Peer-Reviewed Journal Details
Mandatory Fields
Mayer EA, Knight R, Mazmanian SK, Cryan JF, Tillisch K
2014
November
The Journal of neuroscience : the official journal of the Society for Neuroscience
Gut microbes and the brain: paradigm shift in neuroscience.
Validated
Optional Fields
34
46
15490
15496
The discovery of the size and complexity of the human microbiome has resulted in an ongoing reevaluation of many concepts of health and disease, including diseases affecting the CNS. A growing body of preclinical literature has demonstrated bidirectional signaling between the brain and the gut microbiome, involving multiple neurocrine and endocrine signaling mechanisms. While psychological and physical stressors can affect the composition and metabolic activity of the gut microbiota, experimental changes to the gut microbiome can affect emotional behavior and related brain systems. These findings have resulted in speculation that alterations in the gut microbiome may play a pathophysiological role in human brain diseases, including autism spectrum disorder, anxiety, depression, and chronic pain. Ongoing large-scale population-based studies of the gut microbiome and brain imaging studies looking at the effect of gut microbiome modulation on brain responses to emotion-related stimuli are seeking to validate these speculations. This article is a summary of emerging topics covered in a symposium and is not meant to be a comprehensive review of the subject.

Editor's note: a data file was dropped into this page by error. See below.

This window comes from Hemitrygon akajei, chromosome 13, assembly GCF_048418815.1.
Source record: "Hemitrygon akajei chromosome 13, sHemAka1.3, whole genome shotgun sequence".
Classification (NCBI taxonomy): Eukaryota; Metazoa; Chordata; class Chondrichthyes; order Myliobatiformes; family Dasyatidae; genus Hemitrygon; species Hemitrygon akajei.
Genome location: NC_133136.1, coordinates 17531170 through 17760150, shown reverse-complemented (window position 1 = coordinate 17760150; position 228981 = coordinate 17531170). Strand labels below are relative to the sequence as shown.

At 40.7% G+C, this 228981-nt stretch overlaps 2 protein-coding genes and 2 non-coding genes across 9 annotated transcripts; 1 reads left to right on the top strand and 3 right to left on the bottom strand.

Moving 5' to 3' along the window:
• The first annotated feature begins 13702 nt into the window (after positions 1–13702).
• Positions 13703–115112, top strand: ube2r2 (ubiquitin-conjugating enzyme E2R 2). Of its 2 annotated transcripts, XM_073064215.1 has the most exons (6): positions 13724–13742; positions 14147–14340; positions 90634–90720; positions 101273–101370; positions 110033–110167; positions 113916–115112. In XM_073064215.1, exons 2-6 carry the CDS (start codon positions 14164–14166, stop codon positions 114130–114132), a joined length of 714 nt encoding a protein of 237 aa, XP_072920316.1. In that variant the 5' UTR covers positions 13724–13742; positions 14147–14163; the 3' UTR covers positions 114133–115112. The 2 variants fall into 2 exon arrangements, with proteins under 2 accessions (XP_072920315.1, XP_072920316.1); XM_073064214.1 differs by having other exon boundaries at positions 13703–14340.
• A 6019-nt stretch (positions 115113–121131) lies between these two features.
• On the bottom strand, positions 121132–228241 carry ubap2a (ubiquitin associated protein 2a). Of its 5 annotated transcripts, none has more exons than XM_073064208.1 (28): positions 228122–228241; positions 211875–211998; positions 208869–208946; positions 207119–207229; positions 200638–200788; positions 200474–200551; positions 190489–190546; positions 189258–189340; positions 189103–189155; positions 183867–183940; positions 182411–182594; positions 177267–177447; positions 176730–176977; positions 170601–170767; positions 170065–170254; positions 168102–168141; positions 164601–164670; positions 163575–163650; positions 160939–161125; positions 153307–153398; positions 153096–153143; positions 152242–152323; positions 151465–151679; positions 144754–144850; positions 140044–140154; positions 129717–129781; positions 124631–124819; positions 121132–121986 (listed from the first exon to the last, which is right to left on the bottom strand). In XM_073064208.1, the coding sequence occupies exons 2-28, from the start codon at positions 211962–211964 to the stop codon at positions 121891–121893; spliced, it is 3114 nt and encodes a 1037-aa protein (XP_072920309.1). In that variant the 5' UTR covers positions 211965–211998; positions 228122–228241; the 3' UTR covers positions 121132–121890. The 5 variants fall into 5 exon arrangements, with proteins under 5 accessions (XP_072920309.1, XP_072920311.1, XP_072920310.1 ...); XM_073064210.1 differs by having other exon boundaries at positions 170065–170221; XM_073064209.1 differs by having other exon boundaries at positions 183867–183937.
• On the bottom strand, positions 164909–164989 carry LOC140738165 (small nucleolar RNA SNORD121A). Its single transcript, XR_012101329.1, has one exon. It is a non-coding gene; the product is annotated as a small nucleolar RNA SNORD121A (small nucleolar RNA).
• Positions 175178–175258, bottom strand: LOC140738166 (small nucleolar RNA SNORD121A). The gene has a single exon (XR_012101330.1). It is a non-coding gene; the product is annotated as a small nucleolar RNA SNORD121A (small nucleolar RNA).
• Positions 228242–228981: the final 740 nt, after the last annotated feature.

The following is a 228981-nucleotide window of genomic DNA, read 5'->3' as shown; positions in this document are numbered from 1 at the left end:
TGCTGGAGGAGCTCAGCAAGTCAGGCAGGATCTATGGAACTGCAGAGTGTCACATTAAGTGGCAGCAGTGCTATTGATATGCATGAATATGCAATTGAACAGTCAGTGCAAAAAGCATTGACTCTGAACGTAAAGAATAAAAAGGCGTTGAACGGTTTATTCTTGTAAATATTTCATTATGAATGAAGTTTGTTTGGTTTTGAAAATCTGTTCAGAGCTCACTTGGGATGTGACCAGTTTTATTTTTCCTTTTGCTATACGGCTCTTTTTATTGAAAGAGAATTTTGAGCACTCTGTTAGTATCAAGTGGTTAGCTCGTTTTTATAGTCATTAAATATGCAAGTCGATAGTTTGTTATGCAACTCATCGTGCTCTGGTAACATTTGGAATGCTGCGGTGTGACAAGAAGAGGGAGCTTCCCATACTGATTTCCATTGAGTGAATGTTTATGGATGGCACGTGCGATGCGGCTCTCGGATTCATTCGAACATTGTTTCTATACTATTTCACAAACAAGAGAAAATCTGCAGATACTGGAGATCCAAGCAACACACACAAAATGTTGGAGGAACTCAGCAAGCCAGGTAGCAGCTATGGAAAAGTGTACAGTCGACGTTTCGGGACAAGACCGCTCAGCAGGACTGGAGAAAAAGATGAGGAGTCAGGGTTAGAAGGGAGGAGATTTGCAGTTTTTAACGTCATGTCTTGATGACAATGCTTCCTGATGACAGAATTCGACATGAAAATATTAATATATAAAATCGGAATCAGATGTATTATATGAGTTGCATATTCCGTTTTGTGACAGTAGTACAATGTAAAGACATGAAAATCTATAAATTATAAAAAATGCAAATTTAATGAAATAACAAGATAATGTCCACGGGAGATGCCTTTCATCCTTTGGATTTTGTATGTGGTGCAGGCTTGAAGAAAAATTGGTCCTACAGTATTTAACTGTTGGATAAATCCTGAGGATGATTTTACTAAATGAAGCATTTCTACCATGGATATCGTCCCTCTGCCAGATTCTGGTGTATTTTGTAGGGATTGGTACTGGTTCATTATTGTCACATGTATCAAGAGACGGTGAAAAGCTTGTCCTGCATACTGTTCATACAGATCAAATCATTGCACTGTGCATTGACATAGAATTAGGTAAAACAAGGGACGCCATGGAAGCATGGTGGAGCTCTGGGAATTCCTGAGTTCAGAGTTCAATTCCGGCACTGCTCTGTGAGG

10.1523/JNEUROSCI.3299-14.2014
Grant Details